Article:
- Until the dog has earned trust, I would recommend crating for, as David Winners already said, the safety or the dog and your stuff. A 1-2yr old shepherd is still a young dog with a lot of puppy left in them, and they could wreak absolute havoc in 8hrs time.
I'm not sure how old you are, and this is not to deter you at all just meant as a friendly caution from someone not too far off from you, I did want to ask that you thoroughly think through getting a dog and your future with the dog. Hopefully adopting a 1-2yr old you'd have 10-12 years to spend with that dog and, guessing that you're probably already in your teens, you'll probably be going through some major lifestyle changes in that time. If it's going to be your dog, please consider what's going to happen when you move out, if you go to college, etc.
I'm in my early 20s now and while I'd never say I regretted getting any of my dogs, they sure made things A LOT harder on me when I first moved out of my parents home. Trying to find someone to rent to an 18yr old with a large dog, let alone two, was extremely difficult even living in a dog-friendly city, some areas it may be impossible to find decent priced housing that allows large dogs. Straight out of highschool I wasn't making much money and balancing bills that I never really had to really consider before(rent, car payment, utilities, etc.) while paying for my dog's food, vetting, and general care costs was a serious strain on the wallet - my dogs never missed a meal but you can bet I did. I took scattered college courses to fit my schedule and budget, but what will happen if you plan to go off to college? Most dorms don't allow any pets at all. If needed, will your mom be supportive and help with the dog?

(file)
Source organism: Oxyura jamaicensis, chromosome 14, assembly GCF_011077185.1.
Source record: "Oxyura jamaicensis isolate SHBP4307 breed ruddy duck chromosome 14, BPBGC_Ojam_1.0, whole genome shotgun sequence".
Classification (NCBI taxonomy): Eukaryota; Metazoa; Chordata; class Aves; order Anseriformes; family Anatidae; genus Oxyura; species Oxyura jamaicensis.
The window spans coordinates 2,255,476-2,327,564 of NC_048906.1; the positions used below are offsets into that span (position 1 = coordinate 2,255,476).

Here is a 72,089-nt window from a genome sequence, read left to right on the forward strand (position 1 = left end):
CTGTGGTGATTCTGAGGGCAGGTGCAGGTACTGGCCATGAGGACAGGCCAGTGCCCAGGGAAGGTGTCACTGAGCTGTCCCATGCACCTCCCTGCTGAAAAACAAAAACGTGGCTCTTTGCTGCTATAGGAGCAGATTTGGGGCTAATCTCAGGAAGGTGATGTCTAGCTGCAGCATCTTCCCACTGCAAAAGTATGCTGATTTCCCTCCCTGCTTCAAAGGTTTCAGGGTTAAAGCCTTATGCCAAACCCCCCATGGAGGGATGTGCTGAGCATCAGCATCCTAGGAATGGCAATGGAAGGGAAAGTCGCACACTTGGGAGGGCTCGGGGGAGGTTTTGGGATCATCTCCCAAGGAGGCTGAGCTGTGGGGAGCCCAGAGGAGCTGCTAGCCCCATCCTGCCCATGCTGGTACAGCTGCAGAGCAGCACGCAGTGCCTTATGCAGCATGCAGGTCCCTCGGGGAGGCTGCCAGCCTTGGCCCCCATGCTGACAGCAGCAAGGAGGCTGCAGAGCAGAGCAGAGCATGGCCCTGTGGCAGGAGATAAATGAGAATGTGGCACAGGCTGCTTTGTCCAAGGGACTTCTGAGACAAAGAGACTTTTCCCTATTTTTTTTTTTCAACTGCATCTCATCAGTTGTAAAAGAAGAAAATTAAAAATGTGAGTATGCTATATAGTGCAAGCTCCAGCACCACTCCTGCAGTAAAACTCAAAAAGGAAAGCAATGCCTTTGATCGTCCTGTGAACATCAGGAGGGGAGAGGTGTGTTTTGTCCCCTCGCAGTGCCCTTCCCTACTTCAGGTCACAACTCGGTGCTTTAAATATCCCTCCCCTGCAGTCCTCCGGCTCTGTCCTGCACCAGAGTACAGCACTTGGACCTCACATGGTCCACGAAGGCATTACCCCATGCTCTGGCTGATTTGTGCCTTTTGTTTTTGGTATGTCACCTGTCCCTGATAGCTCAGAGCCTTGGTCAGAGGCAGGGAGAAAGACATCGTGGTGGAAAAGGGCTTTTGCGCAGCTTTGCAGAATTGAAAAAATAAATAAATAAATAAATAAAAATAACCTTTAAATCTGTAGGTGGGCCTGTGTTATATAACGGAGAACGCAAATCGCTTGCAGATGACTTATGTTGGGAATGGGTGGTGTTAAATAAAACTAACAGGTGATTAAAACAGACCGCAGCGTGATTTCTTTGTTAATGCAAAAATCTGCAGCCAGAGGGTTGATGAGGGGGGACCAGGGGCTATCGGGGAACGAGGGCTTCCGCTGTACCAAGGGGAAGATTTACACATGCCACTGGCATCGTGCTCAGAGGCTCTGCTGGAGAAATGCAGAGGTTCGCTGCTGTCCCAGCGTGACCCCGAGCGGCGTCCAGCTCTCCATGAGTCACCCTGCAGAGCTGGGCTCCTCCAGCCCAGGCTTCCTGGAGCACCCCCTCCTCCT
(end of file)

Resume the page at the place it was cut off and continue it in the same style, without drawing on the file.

I'm in a much more stable place now as far as housing, finances, and maturity so it's non-issue these days, but looking back I think I would've wished I had waited until I was already in this stable spot before ever getting a dog.
Please do think carefully about it.
As for the OP question. It does depend in the dog. I would crate train, and initially have some one come over and let the dog out midday. Then slowly increase the time between breaks. Then start by leaving the dog out of the crate for the first half of the day then back in the crate after midday let out, then increase that time.
A healthy adult dog should be fine for 9 hours a day. As long as their physical and mental needs are met when you are home.
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It really depends on the dog. We left our 6 month old GSD and 6 and 7 year old mixed breeds alone for about 5 hours. Other than the GSD having an accident by the back door nothing was destroyed. I would not leave the new GSD puppy alone for even 30 minutes. He would need to be crated. He is high energy/drive and gets into everything!